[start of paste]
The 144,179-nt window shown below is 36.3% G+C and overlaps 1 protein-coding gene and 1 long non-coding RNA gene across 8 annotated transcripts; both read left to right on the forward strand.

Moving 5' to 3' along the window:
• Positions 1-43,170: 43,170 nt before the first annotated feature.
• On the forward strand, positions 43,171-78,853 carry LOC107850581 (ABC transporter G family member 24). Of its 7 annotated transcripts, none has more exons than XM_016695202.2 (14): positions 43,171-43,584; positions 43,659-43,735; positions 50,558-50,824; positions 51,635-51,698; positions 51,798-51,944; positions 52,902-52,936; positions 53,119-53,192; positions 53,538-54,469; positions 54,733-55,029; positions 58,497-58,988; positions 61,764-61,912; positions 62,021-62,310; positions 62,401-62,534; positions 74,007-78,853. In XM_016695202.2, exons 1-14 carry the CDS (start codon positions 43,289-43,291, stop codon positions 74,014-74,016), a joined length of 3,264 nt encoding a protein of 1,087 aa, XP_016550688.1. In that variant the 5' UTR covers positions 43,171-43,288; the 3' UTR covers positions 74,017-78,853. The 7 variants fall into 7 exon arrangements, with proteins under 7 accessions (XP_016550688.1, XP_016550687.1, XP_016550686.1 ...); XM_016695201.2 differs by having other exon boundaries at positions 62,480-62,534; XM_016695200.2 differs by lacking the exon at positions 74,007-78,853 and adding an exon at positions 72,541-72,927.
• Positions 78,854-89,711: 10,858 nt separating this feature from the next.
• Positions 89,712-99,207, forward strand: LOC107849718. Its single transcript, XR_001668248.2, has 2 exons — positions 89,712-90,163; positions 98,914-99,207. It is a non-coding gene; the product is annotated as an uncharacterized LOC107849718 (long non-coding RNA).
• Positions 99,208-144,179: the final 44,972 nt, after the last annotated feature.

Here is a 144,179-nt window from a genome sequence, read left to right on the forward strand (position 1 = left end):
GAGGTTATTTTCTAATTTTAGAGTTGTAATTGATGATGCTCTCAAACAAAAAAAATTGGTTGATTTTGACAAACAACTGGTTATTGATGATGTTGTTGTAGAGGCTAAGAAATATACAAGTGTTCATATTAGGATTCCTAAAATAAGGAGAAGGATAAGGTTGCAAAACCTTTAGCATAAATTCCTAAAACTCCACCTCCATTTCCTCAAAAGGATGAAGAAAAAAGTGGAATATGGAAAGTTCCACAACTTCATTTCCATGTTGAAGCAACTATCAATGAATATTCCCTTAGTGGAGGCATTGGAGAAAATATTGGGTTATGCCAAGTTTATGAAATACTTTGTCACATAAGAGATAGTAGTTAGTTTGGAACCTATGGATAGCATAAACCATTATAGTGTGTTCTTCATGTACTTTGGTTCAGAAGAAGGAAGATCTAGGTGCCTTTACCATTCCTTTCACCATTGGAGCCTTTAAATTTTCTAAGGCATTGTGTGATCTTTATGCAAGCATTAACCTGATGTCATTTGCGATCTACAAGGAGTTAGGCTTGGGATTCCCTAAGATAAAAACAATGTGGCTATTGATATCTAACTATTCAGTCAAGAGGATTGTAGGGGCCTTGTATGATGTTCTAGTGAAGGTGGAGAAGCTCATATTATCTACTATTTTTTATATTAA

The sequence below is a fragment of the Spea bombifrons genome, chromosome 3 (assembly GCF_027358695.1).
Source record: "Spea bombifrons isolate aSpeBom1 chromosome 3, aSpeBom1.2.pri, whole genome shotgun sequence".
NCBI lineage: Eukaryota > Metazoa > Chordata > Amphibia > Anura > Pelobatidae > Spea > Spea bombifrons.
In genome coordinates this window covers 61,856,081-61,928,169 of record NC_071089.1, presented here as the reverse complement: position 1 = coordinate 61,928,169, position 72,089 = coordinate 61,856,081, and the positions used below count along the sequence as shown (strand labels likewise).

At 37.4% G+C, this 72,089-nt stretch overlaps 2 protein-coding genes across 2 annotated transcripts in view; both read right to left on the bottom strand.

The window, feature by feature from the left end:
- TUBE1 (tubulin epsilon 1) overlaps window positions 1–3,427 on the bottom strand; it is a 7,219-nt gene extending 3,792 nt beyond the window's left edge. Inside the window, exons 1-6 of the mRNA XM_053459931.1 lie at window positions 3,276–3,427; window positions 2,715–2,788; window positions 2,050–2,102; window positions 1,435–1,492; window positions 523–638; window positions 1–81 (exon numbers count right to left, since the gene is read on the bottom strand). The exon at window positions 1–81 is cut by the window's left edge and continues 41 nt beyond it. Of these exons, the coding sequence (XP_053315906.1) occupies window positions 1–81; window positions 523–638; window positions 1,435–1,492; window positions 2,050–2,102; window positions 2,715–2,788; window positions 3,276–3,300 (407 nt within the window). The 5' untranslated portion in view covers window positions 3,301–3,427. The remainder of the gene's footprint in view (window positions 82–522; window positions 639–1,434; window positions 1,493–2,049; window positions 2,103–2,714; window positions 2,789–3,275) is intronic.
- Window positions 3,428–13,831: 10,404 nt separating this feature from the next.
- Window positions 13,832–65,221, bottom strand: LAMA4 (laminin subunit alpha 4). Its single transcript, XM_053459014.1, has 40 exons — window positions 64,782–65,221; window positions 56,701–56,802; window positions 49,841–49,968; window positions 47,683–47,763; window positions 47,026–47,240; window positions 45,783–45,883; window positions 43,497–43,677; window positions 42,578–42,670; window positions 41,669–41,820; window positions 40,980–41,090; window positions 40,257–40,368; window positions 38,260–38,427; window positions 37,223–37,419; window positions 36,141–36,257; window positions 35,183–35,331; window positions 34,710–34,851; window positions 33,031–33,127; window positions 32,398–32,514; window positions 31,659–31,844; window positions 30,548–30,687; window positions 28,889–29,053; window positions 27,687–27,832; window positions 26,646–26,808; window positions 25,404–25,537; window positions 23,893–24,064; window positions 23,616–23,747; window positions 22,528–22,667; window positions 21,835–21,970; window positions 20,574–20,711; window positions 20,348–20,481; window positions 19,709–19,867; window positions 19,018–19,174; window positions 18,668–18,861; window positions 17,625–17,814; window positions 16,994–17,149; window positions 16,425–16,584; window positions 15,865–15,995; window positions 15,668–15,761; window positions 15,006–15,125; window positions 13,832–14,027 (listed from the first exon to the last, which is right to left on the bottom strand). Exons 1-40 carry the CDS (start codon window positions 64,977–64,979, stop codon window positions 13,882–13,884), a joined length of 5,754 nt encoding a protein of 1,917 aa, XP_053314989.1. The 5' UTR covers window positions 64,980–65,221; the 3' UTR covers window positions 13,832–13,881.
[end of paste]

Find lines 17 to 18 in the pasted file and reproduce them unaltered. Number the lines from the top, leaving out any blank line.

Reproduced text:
- Window positions 3,428–13,831: 10,404 nt separating this feature from the next.
- Window positions 13,832–65,221, bottom strand: LAMA4 (laminin subunit alpha 4). Its single transcript, XM_053459014.1, has 40 exons — window positions 64,782–65,221; window positions 56,701–56,802; window positions 49,841–49,968; window positions 47,683–47,763; window positions 47,026–47,240; window positions 45,783–45,883; window positions 43,497–43,677; window positions 42,578–42,670; window positions 41,669–41,820; window positions 40,980–41,090; window positions 40,257–40,368; window positions 38,260–38,427; window positions 37,223–37,419; window positions 36,141–36,257; window positions 35,183–35,331; window positions 34,710–34,851; window positions 33,031–33,127; window positions 32,398–32,514; window positions 31,659–31,844; window positions 30,548–30,687; window positions 28,889–29,053; window positions 27,687–27,832; window positions 26,646–26,808; window positions 25,404–25,537; window positions 23,893–24,064; window positions 23,616–23,747; window positions 22,528–22,667; window positions 21,835–21,970; window positions 20,574–20,711; window positions 20,348–20,481; window positions 19,709–19,867; window positions 19,018–19,174; window positions 18,668–18,861; window positions 17,625–17,814; window positions 16,994–17,149; window positions 16,425–16,584; window positions 15,865–15,995; window positions 15,668–15,761; window positions 15,006–15,125; window positions 13,832–14,027 (listed from the first exon to the last, which is right to left on the bottom strand). Exons 1-40 carry the CDS (start codon window positions 64,977–64,979, stop codon window positions 13,882–13,884), a joined length of 5,754 nt encoding a protein of 1,917 aa, XP_053314989.1. The 5' UTR covers window positions 64,980–65,221; the 3' UTR covers window positions 13,832–13,881.